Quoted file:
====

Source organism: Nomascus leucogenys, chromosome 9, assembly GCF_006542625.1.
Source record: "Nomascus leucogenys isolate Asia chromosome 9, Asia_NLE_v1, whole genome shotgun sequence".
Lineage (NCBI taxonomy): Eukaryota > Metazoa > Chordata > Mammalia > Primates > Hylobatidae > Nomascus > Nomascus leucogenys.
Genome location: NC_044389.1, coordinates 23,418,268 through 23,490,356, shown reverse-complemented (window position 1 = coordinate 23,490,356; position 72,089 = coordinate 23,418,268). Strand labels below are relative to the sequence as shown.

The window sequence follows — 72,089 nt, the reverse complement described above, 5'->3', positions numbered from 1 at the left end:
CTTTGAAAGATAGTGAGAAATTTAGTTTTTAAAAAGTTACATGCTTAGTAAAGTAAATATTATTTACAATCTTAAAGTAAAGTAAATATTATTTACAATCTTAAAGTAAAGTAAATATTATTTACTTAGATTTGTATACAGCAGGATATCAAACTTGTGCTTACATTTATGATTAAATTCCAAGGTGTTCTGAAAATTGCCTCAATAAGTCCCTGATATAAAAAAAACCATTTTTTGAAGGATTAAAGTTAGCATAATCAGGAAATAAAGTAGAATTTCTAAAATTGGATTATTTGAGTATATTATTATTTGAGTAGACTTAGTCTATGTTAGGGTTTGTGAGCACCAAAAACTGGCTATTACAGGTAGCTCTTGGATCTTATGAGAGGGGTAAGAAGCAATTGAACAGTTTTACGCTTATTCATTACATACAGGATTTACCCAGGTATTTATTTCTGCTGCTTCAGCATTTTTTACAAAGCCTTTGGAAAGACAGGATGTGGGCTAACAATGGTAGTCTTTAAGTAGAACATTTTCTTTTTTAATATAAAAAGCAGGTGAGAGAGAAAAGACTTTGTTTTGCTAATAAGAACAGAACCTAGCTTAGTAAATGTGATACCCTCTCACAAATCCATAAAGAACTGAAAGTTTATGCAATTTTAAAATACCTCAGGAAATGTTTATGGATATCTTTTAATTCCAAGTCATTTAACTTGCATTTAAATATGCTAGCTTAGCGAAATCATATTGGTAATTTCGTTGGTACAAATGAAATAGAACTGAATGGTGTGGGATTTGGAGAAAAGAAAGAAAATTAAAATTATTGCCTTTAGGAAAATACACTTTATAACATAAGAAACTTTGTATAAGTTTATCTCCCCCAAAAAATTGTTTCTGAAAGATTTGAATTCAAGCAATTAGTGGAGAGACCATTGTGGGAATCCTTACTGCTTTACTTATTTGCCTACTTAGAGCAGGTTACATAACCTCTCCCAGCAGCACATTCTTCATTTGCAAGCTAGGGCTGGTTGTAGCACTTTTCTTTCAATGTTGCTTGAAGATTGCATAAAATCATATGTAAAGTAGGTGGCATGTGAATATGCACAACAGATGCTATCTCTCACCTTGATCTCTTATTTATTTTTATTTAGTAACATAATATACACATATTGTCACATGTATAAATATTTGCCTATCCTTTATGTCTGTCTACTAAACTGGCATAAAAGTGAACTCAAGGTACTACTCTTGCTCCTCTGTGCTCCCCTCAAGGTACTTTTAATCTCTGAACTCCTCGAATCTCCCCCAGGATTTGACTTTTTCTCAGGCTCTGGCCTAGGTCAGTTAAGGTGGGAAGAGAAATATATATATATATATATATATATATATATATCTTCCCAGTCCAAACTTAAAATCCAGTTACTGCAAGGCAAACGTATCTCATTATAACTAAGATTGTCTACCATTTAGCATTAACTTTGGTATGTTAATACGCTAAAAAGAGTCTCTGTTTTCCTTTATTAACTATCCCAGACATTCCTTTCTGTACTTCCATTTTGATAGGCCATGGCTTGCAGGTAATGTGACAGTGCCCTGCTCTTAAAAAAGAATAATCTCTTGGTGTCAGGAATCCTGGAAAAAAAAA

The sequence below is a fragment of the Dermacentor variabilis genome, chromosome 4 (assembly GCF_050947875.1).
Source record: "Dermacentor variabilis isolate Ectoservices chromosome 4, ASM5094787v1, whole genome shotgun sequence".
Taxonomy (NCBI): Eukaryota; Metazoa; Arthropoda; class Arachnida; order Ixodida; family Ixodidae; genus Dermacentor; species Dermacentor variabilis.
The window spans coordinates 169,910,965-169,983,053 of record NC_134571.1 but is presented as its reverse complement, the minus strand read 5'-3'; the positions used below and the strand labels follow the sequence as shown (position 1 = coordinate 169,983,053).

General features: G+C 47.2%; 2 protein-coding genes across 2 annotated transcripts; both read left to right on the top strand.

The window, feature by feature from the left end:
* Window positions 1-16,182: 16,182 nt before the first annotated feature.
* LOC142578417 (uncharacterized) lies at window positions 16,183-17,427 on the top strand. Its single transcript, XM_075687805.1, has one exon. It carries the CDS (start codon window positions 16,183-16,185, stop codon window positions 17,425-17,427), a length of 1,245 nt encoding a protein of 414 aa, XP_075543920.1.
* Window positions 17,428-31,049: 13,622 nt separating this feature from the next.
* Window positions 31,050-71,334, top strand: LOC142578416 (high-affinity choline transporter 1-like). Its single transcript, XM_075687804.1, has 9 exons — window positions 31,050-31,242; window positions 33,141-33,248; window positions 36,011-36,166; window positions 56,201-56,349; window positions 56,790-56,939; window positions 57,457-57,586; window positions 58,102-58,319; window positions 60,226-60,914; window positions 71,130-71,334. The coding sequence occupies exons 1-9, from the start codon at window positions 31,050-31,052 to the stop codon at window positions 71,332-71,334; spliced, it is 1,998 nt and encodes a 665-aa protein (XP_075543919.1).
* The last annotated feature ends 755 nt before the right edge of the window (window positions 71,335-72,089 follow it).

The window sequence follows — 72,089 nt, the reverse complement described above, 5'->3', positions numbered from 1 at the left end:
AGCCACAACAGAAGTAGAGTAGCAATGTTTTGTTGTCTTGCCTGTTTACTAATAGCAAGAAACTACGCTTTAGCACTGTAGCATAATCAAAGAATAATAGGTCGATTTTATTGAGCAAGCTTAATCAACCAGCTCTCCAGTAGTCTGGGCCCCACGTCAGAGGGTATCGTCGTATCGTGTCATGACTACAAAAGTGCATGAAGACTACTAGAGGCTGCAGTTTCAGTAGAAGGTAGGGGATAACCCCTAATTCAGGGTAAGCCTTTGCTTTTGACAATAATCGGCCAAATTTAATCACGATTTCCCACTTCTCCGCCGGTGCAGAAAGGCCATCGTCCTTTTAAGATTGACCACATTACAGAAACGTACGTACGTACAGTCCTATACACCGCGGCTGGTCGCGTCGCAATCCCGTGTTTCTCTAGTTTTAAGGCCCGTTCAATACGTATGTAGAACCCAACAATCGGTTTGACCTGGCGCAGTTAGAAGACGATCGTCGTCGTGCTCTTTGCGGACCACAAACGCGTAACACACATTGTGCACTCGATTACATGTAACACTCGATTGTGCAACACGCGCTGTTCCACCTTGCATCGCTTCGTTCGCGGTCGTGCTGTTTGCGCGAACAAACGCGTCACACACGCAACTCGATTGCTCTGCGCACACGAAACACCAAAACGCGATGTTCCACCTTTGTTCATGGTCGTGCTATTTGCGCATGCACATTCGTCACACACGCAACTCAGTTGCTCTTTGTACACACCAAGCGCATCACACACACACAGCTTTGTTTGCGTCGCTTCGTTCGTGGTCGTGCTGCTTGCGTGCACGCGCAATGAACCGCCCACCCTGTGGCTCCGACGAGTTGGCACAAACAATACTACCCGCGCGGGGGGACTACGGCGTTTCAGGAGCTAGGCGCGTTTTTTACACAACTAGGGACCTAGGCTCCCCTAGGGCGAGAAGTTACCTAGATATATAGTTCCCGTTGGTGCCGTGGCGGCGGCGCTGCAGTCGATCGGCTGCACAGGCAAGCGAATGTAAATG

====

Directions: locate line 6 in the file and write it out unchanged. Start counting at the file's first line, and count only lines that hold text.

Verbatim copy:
CTTTGAAAGATAGTGAGAAATTTAGTTTTTAAAAAGTTACATGCTTAGTAAAGTAAATATTATTTACAATCTTAAAGTAAAGTAAATATTATTTACAATCTTAAAGTAAAGTAAATATTATTTACTTAGATTTGTATACAGCAGGATATCAAACTTGTGCTTACATTTATGATTAAATTCCAAGGTGTTCTGAAAATTGCCTCAATAAGTCCCTGATATAAAAAAAACCATTTTTTGAAGGATTAAAGTTAGCATAATCAGGAAATAAAGTAGAATTTCTAAAATTGGATTATTTGAGTATATTATTATTTGAGTAGACTTAGTCTATGTTAGGGTTTGTGAGCACCAAAAACTGGCTATTACAGGTAGCTCTTGGATCTTATGAGAGGGGTAAGAAGCAATTGAACAGTTTTACGCTTATTCATTACATACAGGATTTACCCAGGTATTTATTTCTGCTGCTTCAGCATTTTTTACAAAGCCTTTGGAAAGACAGGATGTGGGCTAACAATGGTAGTCTTTAAGTAGAACATTTTCTTTTTTAATATAAAAAGCAGGTGAGAGAGAAAAGACTTTGTTTTGCTAATAAGAACAGAACCTAGCTTAGTAAATGTGATACCCTCTCACAAATCCATAAAGAACTGAAAGTTTATGCAATTTTAAAATACCTCAGGAAATGTTTATGGATATCTTTTAATTCCAAGTCATTTAACTTGCATTTAAATATGCTAGCTTAGCGAAATCATATTGGTAATTTCGTTGGTACAAATGAAATAGAACTGAATGGTGTGGGATTTGGAGAAAAGAAAGAAAATTAAAATTATTGCCTTTAGGAAAATACACTTTATAACATAAGAAACTTTGTATAAGTTTATCTCCCCCAAAAAATTGTTTCTGAAAGATTTGAATTCAAGCAATTAGTGGAGAGACCATTGTGGGAATCCTTACTGCTTTACTTATTTGCCTACTTAGAGCAGGTTACATAACCTCTCCCAGCAGCACATTCTTCATTTGCAAGCTAGGGCTGGTTGTAGCACTTTTCTTTCAATGTTGCTTGAAGATTGCATAAAATCATATGTAAAGTAGGTGGCATGTGAATATGCACAACAGATGCTATCTCTCACCTTGATCTCTTATTTATTTTTATTTAGTAACATAATATACACATATTGTCACATGTATAAATATTTGCCTATCCTTTATGTCTGTCTACTAAACTGGCATAAAAGTGAACTCAAGGTACTACTCTTGCTCCTCTGTGCTCCCCTCAAGGTACTTTTAATCTCTGAACTCCTCGAATCTCCCCCAGGATTTGACTTTTTCTCAGGCTCTGGCCTAGGTCAGTTAAGGTGGGAAGAGAAATATATATATATATATATATATATATATATATCTTCCCAGTCCAAACTTAAAATCCAGTTACTGCAAGGCAAACGTATCTCATTATAACTAAGATTGTCTACCATTTAGCATTAACTTTGGTATGTTAATACGCTAAAAAGAGTCTCTGTTTTCCTTTATTAACTATCCCAGACATTCCTTTCTGTACTTCCATTTTGATAGGCCATGGCTTGCAGGTAATGTGACAGTGCCCTGCTCTTAAAAAAGAATAATCTCTTGGTGTCAGGAATCCTGGAAAAAAAAA